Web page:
Friday, August 16, 2013

turning Jam-anese

 "Turning Japanese" by the Vapors is by any measure a minor tune of its era. A huge hit  in the UK (Number 3 in 1980) ... something of a radio perennial in the States, on a certain kind of oldies station anyway...  partly from being a minor Billboard hit at the time (number 36) but also its popularity on MTV as a video several years after it came and went (just like the band's career) in the UK.

I liked it at the time, same as I liked things by the Rezillos or Blondie or The Cars or Martha & the Muffins ... even the odd thing by the Boomtown Rats... but I'd never have thought of buying it. 

Hearing "Japanese" it on the radio the other day I was struck by how fresh it sounded, still... and thought about how it was part of this giant wave of freshness at that time - i.e. the New Wave  .... the sense of an all-change that swept over the radio and the charts, that made the Old Wave sound old, and also worried some Old Wavers enough to try to young up their sound a bit

guitar-bass-drums - the standard rock line-up - but "Turning Japanese" doesn't sound like the Sixties or the pre-punk Seventies

the bass is prominent, loping... the guitar, not quite "angular" or "jagged" but definitely not based in blues-derived hard rock, a world away from contemporaries like AC/DC, who were aggressive and thrilling and stripped-down and irreverent and even had punkoid lyrics ("Problem Child", "TNT") but were very much an extension of the Old Wave....  That was how you differentiated New Wave (a break) from Heavy Metal  / Hard Rock (a continuation), i.e. the disappearance of raunch from the music,  the replacement of  "feel' and "swing" with a jumpy exuberance and choppiness.

At the time Vapors were regarded as imitators of The Jam, another group who eliminated
feel/swing/groove from their music (only to attempt disastrously to reinject it at a later stage - "Precious", ugh!)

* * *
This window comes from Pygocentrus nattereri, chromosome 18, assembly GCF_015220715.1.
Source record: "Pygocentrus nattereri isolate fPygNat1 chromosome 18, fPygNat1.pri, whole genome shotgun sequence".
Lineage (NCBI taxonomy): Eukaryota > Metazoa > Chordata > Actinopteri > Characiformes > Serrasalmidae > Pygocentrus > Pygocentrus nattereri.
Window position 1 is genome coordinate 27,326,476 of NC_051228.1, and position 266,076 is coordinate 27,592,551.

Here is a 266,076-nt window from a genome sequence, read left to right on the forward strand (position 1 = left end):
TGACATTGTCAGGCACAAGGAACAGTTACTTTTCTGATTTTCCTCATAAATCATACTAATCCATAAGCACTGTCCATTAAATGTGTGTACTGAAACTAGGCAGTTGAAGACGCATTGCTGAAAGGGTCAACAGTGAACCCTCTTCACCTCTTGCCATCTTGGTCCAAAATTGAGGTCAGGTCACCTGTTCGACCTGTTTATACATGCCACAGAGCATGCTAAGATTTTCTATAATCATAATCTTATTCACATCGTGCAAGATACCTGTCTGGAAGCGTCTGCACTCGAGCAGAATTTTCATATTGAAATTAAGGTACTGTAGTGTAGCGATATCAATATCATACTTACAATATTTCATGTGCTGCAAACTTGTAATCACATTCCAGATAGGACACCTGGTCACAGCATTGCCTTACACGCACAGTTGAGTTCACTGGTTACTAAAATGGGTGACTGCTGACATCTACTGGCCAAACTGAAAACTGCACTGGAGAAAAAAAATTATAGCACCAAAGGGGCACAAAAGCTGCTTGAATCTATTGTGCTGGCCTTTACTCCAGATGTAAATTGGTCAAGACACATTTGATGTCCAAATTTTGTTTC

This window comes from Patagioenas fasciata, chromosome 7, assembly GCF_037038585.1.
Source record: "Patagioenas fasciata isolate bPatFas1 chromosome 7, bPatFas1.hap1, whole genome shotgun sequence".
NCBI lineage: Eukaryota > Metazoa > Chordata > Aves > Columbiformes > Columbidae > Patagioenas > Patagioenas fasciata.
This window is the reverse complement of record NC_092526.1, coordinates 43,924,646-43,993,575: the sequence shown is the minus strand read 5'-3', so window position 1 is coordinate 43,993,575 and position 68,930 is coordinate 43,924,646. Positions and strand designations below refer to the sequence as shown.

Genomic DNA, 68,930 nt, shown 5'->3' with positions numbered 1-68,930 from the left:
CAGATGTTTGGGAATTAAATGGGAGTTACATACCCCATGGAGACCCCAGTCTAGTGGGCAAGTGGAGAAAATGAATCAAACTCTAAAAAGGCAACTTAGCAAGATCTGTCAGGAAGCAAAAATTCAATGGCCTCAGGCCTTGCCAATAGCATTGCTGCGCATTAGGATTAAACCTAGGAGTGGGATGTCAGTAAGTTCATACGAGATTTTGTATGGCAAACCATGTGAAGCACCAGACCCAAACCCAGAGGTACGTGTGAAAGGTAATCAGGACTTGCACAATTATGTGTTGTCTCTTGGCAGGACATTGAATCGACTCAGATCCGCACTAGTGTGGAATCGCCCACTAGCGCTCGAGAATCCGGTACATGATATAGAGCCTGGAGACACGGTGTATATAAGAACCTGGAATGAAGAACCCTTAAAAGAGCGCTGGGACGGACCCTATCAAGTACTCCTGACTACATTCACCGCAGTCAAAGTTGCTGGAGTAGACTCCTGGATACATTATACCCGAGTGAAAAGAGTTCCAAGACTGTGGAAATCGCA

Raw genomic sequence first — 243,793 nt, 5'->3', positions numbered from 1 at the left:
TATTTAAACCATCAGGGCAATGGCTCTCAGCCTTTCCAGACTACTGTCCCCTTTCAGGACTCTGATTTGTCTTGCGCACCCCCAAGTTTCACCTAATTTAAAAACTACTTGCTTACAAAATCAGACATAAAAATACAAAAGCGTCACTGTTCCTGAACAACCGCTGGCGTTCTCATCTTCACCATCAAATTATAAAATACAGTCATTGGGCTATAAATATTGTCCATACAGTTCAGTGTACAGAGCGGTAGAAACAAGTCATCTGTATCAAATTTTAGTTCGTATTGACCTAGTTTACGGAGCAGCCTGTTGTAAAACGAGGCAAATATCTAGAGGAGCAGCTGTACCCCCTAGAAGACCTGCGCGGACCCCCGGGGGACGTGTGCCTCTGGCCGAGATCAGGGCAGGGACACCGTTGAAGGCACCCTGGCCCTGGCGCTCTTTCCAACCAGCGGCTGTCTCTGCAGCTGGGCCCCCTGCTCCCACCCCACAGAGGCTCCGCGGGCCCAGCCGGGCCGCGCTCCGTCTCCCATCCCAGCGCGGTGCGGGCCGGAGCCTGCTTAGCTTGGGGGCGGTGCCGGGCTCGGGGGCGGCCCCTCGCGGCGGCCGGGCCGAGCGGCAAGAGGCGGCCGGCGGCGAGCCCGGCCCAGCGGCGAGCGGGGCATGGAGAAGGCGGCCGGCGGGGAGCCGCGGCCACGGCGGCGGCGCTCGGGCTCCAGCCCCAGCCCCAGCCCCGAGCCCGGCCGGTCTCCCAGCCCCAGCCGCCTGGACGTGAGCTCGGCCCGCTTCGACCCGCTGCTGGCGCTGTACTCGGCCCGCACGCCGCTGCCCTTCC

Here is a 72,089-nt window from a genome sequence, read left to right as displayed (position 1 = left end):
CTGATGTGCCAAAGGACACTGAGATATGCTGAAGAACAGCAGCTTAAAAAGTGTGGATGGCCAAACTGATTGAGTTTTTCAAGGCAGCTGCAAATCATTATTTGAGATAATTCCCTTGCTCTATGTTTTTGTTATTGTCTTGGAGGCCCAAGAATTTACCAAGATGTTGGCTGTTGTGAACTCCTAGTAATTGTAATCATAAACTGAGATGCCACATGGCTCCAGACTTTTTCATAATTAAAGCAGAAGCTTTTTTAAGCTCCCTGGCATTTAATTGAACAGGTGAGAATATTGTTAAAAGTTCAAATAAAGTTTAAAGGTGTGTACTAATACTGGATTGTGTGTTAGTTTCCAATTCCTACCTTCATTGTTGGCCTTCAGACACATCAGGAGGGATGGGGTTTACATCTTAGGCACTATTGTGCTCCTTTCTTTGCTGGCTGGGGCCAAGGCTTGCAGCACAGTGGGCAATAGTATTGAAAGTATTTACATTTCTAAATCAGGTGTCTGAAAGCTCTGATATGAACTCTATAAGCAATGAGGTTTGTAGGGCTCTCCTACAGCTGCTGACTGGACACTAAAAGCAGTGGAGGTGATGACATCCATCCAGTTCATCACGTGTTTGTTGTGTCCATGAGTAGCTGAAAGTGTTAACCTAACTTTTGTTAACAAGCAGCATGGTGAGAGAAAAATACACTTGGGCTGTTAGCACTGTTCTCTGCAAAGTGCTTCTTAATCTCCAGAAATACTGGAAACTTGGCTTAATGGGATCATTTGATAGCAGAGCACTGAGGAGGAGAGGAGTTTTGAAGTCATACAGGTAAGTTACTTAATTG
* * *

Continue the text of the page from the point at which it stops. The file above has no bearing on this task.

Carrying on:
And they shared the same producer - the disconcertingly named  Vic Coppersmith-Heaven

It's audible on much of New Clear Days the debut Vapors album but I don't hear Jam-iness at all on "Turning Japanese".... if anything I hear maybe just a tiny trace of "Hong Kong Garden" (another Polydor act)

But then The Jam sound itself -- at its prime, i.e. after the shaky start but before they got into direct pomo-referentiality and recycling with "Start"/"Town Called Malice"/"Absolute Beginners" -- is itself  a break from Sixties/pre-punk Seventies

the ideology and the look is mod, but the run of  great tunes from "Down in the Tube Stations At Midnight" via "Eton Rifles" and "Pretty Green" to "Funeral Pyre" -- rarely sound Sixties-evoking or even Sixties-invoking

What, in the actual 1960s, sounded anything like "Going Underground"?

What an odd tune it is, in its arrangement and production! Jerky, fussy (yet pared down), agitated, an epic flail

I don't know if I even like it...  at the time I never bought it (the only Jam record I actually bought was "Down in the Tube Station". I found, and find still, something resolutely non-magnetic about Weller as a character, on recordings and in real life).  I don't know what "Going Underground" is "about", never did ...  But I recognise its originality, its invention, its force on the radio.

Okay, The Who is in there, somewhere.... but the Who were explosive, the Jam implosive

Rock music (is it even really rock music? it's certainly got no 'n' roll to it... it's more like jacked-up-on-neurosis guitar-pop) at its most uptight, repressed.  Its most English, in fact.

1 comment:

  1. Also, the Vapors were managed by Jam bassist Bruce Foxton and Paul Weller's father.